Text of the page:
By Jamie Williams, firstname.lastname@example.org
Though women are now entering academic medicine at the same rate as men, studies have shown that they make up less than 20 percent of faculty at the full professor level. As Susan Girdler, PhD, looks back on her 20-plus year career as a clinical researcher, she said the hurdles that women in junior faculty positions face today are similar to those she faced in the 1990s.
“Early in my career, with two children at home, it’s easy to look back now and ask ‘how did I do it?’ Well, I was able to make it to where I am because of the support of a wonderful senior faculty mentor,” said Girdler, a professor of psychiatry and psychology, and the director of the Stress & Health Research Program at the School of Medicine.
Now, she dedicates much of her time to being that same type of resource for junior faculty in the department of psychiatry and across the School of Medicine.
A few years ago, Girdler heard from women early in their academic careers who felt overly stressed and isolated from their male colleagues. As a way to foster connections, she helped create the organization Women in Science Deserve Opportunities and Mentoring (WISDOM). What started as a series of monthly lunch discussions surrounding Sheryl Sandberg’s bestseller Lean In has grown into an organization with members from across the SOM that sponsors events and professional development opportunities.
“WISDOM has always focused on supporting women in the critical transition stages early in their academic careers,” Girdler said. “There are a lot of hurdles as you transition from postdoc to assistant professor and so on. That’s when we’re losing people.”
Girdler is also current President of the Association for Professional Women in Medical Sciences, which she says includes many more senior faculty members who are willing to discuss how they got to their current positions and help support younger faculty members on the way up.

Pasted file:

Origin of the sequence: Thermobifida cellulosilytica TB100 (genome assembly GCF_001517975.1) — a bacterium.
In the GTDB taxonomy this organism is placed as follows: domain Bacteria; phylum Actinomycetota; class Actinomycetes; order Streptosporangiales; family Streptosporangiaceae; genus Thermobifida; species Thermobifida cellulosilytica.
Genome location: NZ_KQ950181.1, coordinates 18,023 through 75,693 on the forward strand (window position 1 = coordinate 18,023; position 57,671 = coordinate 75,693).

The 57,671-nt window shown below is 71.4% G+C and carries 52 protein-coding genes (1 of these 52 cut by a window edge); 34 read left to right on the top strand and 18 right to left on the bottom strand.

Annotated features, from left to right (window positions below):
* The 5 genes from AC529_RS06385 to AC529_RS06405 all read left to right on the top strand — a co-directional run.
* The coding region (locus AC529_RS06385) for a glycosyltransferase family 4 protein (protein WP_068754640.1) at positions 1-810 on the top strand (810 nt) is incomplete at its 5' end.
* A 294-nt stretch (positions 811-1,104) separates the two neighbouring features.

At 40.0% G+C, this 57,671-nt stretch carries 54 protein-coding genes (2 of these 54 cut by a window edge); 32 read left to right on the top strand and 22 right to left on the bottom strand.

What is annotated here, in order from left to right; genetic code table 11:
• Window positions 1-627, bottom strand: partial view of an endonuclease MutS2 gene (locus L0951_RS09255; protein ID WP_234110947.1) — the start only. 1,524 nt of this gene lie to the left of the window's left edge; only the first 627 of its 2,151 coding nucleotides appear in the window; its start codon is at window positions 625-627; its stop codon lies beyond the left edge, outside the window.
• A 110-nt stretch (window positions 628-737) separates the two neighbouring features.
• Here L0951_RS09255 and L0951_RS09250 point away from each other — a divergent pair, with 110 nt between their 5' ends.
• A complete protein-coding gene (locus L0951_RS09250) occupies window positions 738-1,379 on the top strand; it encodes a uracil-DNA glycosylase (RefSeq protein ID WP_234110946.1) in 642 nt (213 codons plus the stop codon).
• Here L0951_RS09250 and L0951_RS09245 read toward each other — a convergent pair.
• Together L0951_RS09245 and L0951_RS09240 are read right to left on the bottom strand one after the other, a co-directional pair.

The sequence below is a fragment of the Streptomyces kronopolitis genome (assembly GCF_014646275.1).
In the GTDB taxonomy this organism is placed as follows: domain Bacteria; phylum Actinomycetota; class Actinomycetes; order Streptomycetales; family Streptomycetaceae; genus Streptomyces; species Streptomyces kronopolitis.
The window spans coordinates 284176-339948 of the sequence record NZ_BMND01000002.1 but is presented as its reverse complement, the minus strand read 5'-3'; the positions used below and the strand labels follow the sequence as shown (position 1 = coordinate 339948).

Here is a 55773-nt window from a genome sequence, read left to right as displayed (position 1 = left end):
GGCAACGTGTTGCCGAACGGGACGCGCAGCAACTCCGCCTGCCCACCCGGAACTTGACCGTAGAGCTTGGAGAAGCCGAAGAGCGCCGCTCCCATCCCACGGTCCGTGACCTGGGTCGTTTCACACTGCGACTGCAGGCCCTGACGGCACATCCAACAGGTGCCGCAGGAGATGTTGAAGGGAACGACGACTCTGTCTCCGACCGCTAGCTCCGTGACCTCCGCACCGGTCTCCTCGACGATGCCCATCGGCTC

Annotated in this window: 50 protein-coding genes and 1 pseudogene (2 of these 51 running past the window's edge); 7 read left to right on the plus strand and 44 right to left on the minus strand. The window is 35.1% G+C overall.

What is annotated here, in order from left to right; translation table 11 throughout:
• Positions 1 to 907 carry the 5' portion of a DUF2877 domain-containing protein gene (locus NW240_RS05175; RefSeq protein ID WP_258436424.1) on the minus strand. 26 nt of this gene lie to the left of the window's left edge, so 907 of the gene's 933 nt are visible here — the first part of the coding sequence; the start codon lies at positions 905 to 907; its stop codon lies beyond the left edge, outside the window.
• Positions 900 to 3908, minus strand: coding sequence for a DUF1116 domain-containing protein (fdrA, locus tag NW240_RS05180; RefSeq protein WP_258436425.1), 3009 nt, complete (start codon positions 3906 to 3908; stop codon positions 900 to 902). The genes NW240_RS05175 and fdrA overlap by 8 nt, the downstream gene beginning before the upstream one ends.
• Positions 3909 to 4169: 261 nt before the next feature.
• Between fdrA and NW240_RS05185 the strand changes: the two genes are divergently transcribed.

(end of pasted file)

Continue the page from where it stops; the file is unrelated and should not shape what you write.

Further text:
One of her goals is to bring as much transparency as possible to the tenure and promotion process.
“I want to make certain that our faculty understand what they need to do to succeed,” Girdler said. “There are a lot of different paths forward at UNC; it’s certainly not one size fits all.”
One of the reasons women drop out of academic medicine at higher rates than men, Girdler said, is that they often have significant outside responsibilities like childcare or eldercare.
“If you’re someone with children at home, it’s nearly impossible to attend a 7 a.m. meeting, or an after-hours social event, which are places where a lot of informal mentoring happens,” said Girdler. “Not being able to participate in things like that can lead to more feelings of isolation.”
Girdler and Amelia Drake, MD, Newton D. Fischer Distinguished Professor of Otolaryngology/Head and Neck Surgery, are leading an effort that they hope can change the conversation about the importance of caregiving.
The Caregivers at Carolina program was established earlier this year to provide support for early career physician-scientists – both men and women – with extraordinary caregiving responsibilities. The group – which is funded by The Doris Duke Charitable Foundation’s Fund to Retain Clinical Scientists – recently announced its first class of funding recipients, and Girdler said she hopes to extend opportunities to more in the future.
“With this program, we are finally able to acknowledge that caregiving is a major part of life for our faculty, and by supporting them in a meaningful way we can show that it’s acceptable and we no longer have to make excuses for the fact that we have children at home or are caring for an elderly parent,” Girdler said.
As she reviewed the Summit’s schedule, Girdler homed in on a break out session called “Valuing Caregiving in the 21st Century.”
“When we value caregiving, the narratives and conversations will change,” Girdler said.
Part of changing that narrative goes back to the conversations about the promotion process.
“There’s no place on your CV to include that you are a caregiver,” Girdler said. “So, when you’re up for a promotion review, how can you be judged against someone else? Is there some way to account for everything you do outside of the work place?”
Girdler said she’s thankful to be at a point in her career where she can prioritize mentorship.
“I’ve been here for 22 years and like anyone, my interests have evolved over that time,” she said. “And for the last several years, a great focus of mine has been on supporting junior faculty and women in academic medicine.”
She hopes her trip to Washington will allow her to meet others with the same focus and learn about best practices that could be put into place at UNC.
“I don’t want to go up there and just absorb information,” she said. “I want to come back empowered with things we can hopefully implement here and continue to affect positive change.”